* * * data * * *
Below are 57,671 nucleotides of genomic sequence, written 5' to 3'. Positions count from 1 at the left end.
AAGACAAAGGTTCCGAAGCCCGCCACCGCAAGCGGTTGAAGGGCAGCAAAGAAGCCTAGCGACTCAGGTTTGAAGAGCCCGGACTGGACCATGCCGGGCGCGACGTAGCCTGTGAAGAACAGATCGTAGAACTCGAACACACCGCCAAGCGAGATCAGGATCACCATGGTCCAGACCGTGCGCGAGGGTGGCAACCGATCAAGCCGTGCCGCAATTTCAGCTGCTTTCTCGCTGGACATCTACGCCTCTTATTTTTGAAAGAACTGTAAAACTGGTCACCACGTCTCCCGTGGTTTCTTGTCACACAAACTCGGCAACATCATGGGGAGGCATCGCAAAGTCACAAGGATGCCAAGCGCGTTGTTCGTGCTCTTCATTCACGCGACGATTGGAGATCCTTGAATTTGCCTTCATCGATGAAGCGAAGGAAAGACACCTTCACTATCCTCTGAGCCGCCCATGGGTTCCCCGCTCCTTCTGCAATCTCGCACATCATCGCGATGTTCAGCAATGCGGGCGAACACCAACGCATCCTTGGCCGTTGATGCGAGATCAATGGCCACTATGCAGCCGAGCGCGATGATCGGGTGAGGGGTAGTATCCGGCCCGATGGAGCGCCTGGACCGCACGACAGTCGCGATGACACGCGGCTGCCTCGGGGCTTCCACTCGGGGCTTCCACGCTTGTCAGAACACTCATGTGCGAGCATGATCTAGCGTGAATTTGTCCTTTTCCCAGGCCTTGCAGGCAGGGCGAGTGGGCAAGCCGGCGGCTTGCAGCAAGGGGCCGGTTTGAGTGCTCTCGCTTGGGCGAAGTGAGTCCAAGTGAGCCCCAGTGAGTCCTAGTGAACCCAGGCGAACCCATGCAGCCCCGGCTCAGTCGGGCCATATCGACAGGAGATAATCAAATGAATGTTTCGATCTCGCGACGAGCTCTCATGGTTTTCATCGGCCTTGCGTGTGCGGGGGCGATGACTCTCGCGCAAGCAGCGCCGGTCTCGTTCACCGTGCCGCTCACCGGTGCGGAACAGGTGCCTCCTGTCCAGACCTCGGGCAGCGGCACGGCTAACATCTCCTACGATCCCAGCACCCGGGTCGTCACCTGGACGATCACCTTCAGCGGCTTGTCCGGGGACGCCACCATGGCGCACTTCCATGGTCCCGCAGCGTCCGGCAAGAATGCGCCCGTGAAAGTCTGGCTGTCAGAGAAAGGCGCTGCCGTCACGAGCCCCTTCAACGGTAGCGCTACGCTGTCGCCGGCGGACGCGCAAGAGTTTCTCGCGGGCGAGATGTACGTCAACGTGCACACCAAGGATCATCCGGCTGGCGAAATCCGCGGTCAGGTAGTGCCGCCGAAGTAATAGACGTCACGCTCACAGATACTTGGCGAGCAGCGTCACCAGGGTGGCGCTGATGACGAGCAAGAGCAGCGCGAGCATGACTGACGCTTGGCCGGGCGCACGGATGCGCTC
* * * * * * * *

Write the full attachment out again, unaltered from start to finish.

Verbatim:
Below are 57,671 nucleotides of genomic sequence, written 5' to 3'. Positions count from 1 at the left end.
AAGACAAAGGTTCCGAAGCCCGCCACCGCAAGCGGTTGAAGGGCAGCAAAGAAGCCTAGCGACTCAGGTTTGAAGAGCCCGGACTGGACCATGCCGGGCGCGACGTAGCCTGTGAAGAACAGATCGTAGAACTCGAACACACCGCCAAGCGAGATCAGGATCACCATGGTCCAGACCGTGCGCGAGGGTGGCAACCGATCAAGCCGTGCCGCAATTTCAGCTGCTTTCTCGCTGGACATCTACGCCTCTTATTTTTGAAAGAACTGTAAAACTGGTCACCACGTCTCCCGTGGTTTCTTGTCACACAAACTCGGCAACATCATGGGGAGGCATCGCAAAGTCACAAGGATGCCAAGCGCGTTGTTCGTGCTCTTCATTCACGCGACGATTGGAGATCCTTGAATTTGCCTTCATCGATGAAGCGAAGGAAAGACACCTTCACTATCCTCTGAGCCGCCCATGGGTTCCCCGCTCCTTCTGCAATCTCGCACATCATCGCGATGTTCAGCAATGCGGGCGAACACCAACGCATCCTTGGCCGTTGATGCGAGATCAATGGCCACTATGCAGCCGAGCGCGATGATCGGGTGAGGGGTAGTATCCGGCCCGATGGAGCGCCTGGACCGCACGACAGTCGCGATGACACGCGGCTGCCTCGGGGCTTCCACTCGGGGCTTCCACGCTTGTCAGAACACTCATGTGCGAGCATGATCTAGCGTGAATTTGTCCTTTTCCCAGGCCTTGCAGGCAGGGCGAGTGGGCAAGCCGGCGGCTTGCAGCAAGGGGCCGGTTTGAGTGCTCTCGCTTGGGCGAAGTGAGTCCAAGTGAGCCCCAGTGAGTCCTAGTGAACCCAGGCGAACCCATGCAGCCCCGGCTCAGTCGGGCCATATCGACAGGAGATAATCAAATGAATGTTTCGATCTCGCGACGAGCTCTCATGGTTTTCATCGGCCTTGCGTGTGCGGGGGCGATGACTCTCGCGCAAGCAGCGCCGGTCTCGTTCACCGTGCCGCTCACCGGTGCGGAACAGGTGCCTCCTGTCCAGACCTCGGGCAGCGGCACGGCTAACATCTCCTACGATCCCAGCACCCGGGTCGTCACCTGGACGATCACCTTCAGCGGCTTGTCCGGGGACGCCACCATGGCGCACTTCCATGGTCCCGCAGCGTCCGGCAAGAATGCGCCCGTGAAAGTCTGGCTGTCAGAGAAAGGCGCTGCCGTCACGAGCCCCTTCAACGGTAGCGCTACGCTGTCGCCGGCGGACGCGCAAGAGTTTCTCGCGGGCGAGATGTACGTCAACGTGCACACCAAGGATCATCCGGCTGGCGAAATCCGCGGTCAGGTAGTGCCGCCGAAGTAATAGACGTCACGCTCACAGATACTTGGCGAGCAGCGTCACCAGGGTGGCGCTGATGACGAGCAAGAGCAGCGCGAGCATGACTGACGCTTGGCCGGGCGCACGGATGCGCTC